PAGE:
In 2004, the Atlanta Falcons entered the NFL record books in abysmal fashion by surrendering eight rushing touchdowns in a 56-10 loss to the Kansas City Chiefs. Priest Holmes and Derrick Blaylock both had four touchdowns apiece in this lopsided affair.
Entering the game, Atlanta was 5-1 and had given up just 74.5 yards per game on the ground. But in this game, Kansas City punished Atlanta for 271 rushing yards.
After the game, a reporter asked Falcons linebacker Keith Brookings if there were any positives to take away from the game. In response, Brookings said, “You don’t take anything positive when you get your head beat in like that.”
Following this loss, Atlanta went on to win four games in a row. The team finished with an 11-5 record, en route to winning the NFC South Division.
Kansas City finished 7-9 and failed to make the playoffs.
The moral to this story is some days managers can mission plan like the finest of infantry officers, only to watch their men tank on the field.
Such was the case with the Rangers in its 21-8 loss to the Seattle Mariners Wednesday.
At 31-20, the Rangers are obviously superior to the 23-30 Mariners.
But for whatever reason, the Rangers just mentally vanished before its home crowd.
At first, nothing looked out of the ordinary for starting pitcher Derek Holland. After Holland got Dustin Ackley to fly out center fielder Josh Hamilton, he struck out Chone Figgins and Kyle Seager to end the inning.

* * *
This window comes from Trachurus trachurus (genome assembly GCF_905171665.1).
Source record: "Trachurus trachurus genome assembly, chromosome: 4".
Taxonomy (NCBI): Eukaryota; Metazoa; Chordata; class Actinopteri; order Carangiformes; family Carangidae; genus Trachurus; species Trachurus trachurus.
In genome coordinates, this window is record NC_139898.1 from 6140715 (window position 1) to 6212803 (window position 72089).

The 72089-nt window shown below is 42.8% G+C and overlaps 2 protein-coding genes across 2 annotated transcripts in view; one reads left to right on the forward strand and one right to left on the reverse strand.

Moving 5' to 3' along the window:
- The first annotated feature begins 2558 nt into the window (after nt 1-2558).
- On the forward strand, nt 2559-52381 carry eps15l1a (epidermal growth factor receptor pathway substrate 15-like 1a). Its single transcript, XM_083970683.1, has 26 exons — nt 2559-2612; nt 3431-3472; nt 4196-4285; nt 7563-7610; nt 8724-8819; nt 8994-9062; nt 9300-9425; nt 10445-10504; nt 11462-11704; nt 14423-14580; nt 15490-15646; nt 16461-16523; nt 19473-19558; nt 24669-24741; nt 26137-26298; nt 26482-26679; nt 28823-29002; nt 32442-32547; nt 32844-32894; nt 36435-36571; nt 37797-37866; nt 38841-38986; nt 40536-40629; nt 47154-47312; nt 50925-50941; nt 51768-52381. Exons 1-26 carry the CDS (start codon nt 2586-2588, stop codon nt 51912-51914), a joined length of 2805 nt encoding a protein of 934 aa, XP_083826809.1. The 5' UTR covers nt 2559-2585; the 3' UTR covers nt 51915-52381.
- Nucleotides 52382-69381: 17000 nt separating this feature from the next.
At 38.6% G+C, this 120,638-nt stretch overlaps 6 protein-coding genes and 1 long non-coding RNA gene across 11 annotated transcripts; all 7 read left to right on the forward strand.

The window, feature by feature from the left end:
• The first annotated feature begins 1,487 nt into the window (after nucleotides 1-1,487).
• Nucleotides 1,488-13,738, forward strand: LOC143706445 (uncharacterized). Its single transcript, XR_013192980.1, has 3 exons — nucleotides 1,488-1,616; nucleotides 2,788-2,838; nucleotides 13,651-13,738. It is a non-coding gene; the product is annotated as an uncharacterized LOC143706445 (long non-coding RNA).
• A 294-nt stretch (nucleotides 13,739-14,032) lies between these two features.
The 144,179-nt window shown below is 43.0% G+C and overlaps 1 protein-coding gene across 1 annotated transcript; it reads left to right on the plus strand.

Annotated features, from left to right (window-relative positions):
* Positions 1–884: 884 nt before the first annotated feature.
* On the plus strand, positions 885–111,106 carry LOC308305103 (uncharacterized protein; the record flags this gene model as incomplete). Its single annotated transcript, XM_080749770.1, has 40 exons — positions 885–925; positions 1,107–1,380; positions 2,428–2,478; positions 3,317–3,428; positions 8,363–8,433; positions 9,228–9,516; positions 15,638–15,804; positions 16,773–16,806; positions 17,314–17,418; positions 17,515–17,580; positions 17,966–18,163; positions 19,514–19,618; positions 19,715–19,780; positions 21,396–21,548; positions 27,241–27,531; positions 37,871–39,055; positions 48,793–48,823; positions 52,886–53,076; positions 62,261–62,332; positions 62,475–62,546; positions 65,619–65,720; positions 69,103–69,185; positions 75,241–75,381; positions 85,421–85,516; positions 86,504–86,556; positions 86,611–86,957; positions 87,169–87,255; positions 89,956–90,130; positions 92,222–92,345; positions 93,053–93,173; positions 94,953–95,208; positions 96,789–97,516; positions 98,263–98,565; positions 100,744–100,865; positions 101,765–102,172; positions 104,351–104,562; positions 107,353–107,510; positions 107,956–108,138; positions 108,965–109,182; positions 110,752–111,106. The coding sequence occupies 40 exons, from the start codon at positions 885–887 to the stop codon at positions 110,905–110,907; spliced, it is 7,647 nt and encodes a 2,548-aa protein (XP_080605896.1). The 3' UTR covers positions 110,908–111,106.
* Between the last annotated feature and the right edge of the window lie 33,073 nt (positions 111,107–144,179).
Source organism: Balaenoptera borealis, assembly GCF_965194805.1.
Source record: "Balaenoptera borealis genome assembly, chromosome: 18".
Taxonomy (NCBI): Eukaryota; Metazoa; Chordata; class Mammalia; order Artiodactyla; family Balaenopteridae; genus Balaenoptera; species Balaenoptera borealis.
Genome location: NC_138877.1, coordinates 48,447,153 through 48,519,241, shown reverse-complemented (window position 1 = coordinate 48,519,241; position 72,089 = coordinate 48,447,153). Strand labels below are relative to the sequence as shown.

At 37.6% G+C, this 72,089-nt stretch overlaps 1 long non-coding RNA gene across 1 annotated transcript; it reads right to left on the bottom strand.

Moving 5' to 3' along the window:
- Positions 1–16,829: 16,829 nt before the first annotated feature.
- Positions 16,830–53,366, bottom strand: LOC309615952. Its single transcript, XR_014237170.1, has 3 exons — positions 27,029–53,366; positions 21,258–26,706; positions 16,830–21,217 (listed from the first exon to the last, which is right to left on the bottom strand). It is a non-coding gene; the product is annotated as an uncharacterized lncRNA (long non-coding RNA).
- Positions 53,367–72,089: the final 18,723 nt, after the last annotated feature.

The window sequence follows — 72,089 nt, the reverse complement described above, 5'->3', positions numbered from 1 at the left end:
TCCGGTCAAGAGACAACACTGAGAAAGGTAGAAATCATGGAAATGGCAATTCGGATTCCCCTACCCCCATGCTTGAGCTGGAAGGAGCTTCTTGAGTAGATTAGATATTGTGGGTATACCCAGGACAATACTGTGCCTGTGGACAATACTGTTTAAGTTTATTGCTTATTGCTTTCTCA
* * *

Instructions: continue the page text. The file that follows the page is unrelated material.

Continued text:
But in the second and third innings, the wheels simply fell off the Rangers’ gravy train. Whatever could go wrong for the Rangers did go wrong during this stretch. In a very rare occurrence, the Rangers gave up eight runs in back-to-back innings.
By the time Yoshinori Tateyama relieved Holland after 1.2 innings, the Rangers already trailed 16-0. Tack on another run, and it looked like a sure blowout for Seattle.
Yet, in vintage fashion, Texas scored seven unanswered runs to cut the Mariners lead to 10 runs. In the bottom of the sixth inning, Ian Kinsler knocked in Alberto Gonzalez with a sac fly. Adrian Beltre singled home Michael Young a short while later. David Murphy then singled home Hamilton. Later in the inning, Mike Napoli delivered a two-run double. The Rangers added two more runs in the bottom of the seventh inning.
However, Seattle struck back in the top of the eighth inning. Ackley hit a one-out double. Two batters later, Seager drove Ackley home with a double of his own. Then, a big blow came when Justin Smoak—formerly an 11th-round pick of the Rangers—deposited a three-run moonshot into the right field seats. This was Smoak’s second three-run homer of the night in a six-RBI night.
Six Seattle hitters had multi-hit games in a 20-hit performance. Seager went 4-for-6 with two RBI. Jesus Montero went 3-for-4 with four RBI and two walks. Michael Saunders also delivered three hits and an RBI for the Mariners.
Hamilton, along with Ian Kinsler, Adrian Beltre and Alberto Gonzalez all had multi-hit games for Texas in a losing effort.
Like the 2004 Falcons, the Rangers will heed lessons learned and then file Wednesday’s ballgame away. For while it is true the Rangers lost this battle, they have both the skill and willpower to win the war.
Of course, the resurgent Halos, along with a few other AL teams may have something to say about this.